“Helping young people in the DRC to overcome education and gender barriers”

Drc Most Dangerous Places To Go To School
Conflict in DRC has forced thousands of children out of school (World Bank / Dominic Chavez)

Children in conflicts, Education in emergencies, Girls' education, Global Youth Ambassadors, Street Children

I am country coordinator of an international platform of young volunteers. I live in Kinshasa, the capital of the Democratic Republic of Congo (DRC), but I travel a great deal to the eastern part of the country – specifically Goma and Beni as these are two of the most deprived areas in the DRC.

We are volunteers working mainly in the following areas: health (sexual health and reproduction of adolescents and young people), education, environment and the promotion of gender equality and opportunities, peace and democracy.

We contribute towards solving the barriers young people encounter in the DRC in the following areas: 

  • Sexual and Reproductive Health. The problems of accessibility to good information and quality family planning services; the problems of STI/HIV-AIDS infections in teens and young people, unsafe abortions, undesired and early pregnancies, amongst others issues.
  • Education. Girls’ access to quality education; schooling of vulnerable girls; literacy and more.
  • Environment. Climate change and destruction of nature. 
  • Gender, Peace and Democracy. Gender parity, gender equality and opportunity and female leadership.

Young people aged 10 to 24 are our main target group as they are the most vulnerable and the most impacted. 

At the beginning of the year we identified the major problems faced by young people in each area that we work in and we then developed activities that can provide solutions to these problems.

One of the projects we worked on was funded by the International Federation for Family Planning. We targeted girls who lived on the streets, victims of sexual violence and harmful sexual experiences. 

Our project helped the girls become contraceptive distribution agents in the community and now they are champions in family planning.

Girls Education Report 2 Classroom At Bwerangula Primary School In Kitchanga Drc

Girls in a classroom at Bwerangula Primary School in Kitchanga, DRC (UN Photo / Eskinder Debebe)

In our work plan this year, we identified several issues including problems in the area of sexual and reproductive health, in the field of education, environmental, gender, peace and democracy issues. 

In the field of health, we have been able to identify the following problems:

  • Lack of access to family planning services 
  • Lack of financial means to ensure the care of young people living with HIV
  • Low involvement of government members in advocacy activities

In the field of education:

  • Little involvement of the Congolese government in assisting young people living in conflict zones to have access to a quality education
  • Lack of structure for orphans which makes it very difficult for them to access a quality education
  • Low school attendance of young survivors of sexual violence

Some examples of activities undertaken in these areas (sexual health and reproduction, education, the environment, the promotion of gender equality, and peace and democracy) are:

  • Awareness-raising activities on STI/HIV/AIDS prevention among young people and the fight against the stigmatisation of young survivors of sexual violence in conflict zones and wars in the DRC.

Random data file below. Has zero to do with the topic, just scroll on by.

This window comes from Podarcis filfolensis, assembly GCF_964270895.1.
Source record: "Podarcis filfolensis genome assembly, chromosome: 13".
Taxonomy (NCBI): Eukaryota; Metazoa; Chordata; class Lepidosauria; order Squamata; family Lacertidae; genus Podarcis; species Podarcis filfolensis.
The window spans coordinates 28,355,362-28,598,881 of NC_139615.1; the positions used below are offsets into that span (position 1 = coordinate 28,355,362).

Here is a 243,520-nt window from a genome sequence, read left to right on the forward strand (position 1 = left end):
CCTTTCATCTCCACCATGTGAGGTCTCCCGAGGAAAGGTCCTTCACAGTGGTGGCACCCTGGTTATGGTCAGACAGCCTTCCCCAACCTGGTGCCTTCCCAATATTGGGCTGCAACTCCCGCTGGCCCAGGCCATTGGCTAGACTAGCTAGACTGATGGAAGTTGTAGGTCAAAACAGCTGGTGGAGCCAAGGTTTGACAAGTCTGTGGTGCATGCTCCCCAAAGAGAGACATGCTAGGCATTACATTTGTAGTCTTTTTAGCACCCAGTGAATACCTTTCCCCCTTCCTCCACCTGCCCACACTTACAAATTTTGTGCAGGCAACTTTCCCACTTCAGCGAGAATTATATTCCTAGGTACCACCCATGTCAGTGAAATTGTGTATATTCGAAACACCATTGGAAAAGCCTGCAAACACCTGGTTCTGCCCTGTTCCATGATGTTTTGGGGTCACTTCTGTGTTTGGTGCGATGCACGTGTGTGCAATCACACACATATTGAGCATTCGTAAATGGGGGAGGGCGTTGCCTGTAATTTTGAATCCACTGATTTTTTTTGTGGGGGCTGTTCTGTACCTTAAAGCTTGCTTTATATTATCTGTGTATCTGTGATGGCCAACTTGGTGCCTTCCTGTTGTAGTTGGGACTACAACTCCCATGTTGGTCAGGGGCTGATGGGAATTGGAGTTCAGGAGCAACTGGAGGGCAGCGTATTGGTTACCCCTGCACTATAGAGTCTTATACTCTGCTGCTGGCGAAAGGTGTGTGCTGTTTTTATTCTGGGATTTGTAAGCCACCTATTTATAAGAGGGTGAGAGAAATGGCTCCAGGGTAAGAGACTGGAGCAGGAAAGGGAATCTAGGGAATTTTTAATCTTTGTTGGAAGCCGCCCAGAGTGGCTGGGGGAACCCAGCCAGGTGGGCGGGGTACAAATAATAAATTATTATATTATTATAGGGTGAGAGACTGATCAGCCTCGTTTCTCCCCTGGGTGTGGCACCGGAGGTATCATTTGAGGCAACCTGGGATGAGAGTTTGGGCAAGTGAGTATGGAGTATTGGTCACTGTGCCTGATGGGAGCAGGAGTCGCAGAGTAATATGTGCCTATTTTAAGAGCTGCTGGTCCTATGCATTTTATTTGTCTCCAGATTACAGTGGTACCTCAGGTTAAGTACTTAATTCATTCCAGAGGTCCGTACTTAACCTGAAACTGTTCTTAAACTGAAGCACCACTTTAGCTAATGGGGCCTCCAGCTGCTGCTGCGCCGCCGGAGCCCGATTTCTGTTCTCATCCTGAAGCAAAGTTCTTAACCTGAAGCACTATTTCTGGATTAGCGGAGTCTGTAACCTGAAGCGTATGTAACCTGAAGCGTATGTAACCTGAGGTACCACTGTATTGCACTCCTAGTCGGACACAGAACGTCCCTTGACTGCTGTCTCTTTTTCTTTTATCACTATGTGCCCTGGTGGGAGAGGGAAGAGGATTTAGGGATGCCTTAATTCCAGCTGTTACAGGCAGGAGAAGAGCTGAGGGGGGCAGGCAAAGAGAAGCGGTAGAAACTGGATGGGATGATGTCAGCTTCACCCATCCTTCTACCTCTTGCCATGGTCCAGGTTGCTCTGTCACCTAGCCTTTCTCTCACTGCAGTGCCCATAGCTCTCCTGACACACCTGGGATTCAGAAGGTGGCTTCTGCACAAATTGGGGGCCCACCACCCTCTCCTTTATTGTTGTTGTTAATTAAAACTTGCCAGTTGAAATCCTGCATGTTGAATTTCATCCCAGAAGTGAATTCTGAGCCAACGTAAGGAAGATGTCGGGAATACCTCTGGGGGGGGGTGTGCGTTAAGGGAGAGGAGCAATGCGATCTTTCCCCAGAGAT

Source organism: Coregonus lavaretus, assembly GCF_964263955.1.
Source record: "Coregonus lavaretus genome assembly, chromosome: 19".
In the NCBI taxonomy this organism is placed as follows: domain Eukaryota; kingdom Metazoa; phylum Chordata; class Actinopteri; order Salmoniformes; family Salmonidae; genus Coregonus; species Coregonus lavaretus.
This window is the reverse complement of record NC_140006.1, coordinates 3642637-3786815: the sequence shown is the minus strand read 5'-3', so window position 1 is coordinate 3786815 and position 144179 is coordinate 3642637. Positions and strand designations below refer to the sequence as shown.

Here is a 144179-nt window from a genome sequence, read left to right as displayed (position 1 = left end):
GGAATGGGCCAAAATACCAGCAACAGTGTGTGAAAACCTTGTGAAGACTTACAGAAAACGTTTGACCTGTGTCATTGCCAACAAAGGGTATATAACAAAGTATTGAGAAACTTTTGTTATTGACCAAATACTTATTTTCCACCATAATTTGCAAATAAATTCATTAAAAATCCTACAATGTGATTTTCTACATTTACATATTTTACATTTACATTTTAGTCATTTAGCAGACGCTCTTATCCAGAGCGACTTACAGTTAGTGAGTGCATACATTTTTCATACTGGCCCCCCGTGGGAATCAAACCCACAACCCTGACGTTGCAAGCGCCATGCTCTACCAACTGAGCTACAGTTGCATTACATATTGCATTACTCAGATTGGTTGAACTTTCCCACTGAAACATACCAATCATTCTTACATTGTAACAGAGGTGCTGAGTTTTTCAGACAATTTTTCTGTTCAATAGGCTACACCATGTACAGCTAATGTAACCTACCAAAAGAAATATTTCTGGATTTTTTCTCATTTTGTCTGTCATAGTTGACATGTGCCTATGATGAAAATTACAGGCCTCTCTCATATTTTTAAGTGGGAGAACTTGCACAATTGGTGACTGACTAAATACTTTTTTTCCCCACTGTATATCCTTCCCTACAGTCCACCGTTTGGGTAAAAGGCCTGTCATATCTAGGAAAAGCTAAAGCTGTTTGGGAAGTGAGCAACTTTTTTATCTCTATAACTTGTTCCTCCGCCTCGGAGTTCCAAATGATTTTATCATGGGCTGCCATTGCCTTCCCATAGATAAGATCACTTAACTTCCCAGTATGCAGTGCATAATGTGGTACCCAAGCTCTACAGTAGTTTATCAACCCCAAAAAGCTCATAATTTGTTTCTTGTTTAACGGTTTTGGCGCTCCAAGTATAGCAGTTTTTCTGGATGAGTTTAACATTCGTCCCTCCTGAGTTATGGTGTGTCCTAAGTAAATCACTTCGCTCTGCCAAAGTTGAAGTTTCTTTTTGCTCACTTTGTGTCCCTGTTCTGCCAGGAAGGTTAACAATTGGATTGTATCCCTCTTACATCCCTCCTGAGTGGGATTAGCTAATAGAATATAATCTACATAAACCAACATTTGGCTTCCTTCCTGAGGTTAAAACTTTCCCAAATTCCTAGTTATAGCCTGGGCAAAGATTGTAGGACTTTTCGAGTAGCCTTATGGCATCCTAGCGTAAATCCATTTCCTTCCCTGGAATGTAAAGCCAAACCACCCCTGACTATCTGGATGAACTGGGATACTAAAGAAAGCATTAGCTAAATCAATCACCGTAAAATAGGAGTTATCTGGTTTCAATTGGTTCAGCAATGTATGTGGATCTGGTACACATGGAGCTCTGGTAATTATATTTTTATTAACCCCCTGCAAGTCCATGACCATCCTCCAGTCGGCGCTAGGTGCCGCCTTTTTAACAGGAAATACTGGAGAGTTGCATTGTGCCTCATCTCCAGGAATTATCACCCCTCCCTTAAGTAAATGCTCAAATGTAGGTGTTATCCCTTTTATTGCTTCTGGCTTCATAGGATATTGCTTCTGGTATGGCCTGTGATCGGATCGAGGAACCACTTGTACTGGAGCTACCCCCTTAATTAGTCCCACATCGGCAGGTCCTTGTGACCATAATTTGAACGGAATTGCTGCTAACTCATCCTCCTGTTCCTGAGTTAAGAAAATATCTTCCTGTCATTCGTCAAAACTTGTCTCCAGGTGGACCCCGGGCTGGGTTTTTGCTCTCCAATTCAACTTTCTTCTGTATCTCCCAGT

• Education. The training of girls who are unemployed as community educators and their reintegration into active working life; the implementation of social and educational activities during the holidays in rural areas in Kinshasa and throughout the country; teaching vulnerable young people skills to enable them to fit into working life.
  • Gender. We organise workshops and conferences to promote women’s leadership in the community, as well as gender recycling campaigns and advocacy activities.

We are coordinating and conducting several projects in the DRC. Most of the projects are related to health and include:

  • Prevention of child marriages in the DRC, a project funded by Champions Global Reproductive Rights (PAI) which is to obtain from the Congolese government a commitment on ending early marriage.
  • Improving access to family planning services through the creation of “youth corners” in the community. This is funded by Pathfinder International.
In my community, repeated armed conflicts have had a very negative impact on access to education.

The conflict in the DRC had a major and negative impact on access to education in my community, on my personal life and that of my friends and family to the extent that it has created a climate of insecurity among the population. It destroyed lives and school facilities.

In my community, repeated armed conflicts (wars and massacres), tribal and other conflicts have had a very negative impact on access to education.

They prevent young people from gaining access to schools which is why we find that there is a very high illiteracy rate for young people.

Conflict has also impacted my friends’ lives as their primary caregivers have been killed, meaning they are unable to continue to go to school. 

Cultural discrimination against girls means that more boys are in school as girls are denied and discouraged from attending school as it is assumed they are made for weddings, not school.

The conflict in the DRC has had an impact on learning potential and opportunities for children as it has created a climate of social and geographical instability which has ensured most parents who were employed or self-employed were forced to migrate to new, safer areas. 

Sadly the various conflicts have also contributed to the destruction of schools.

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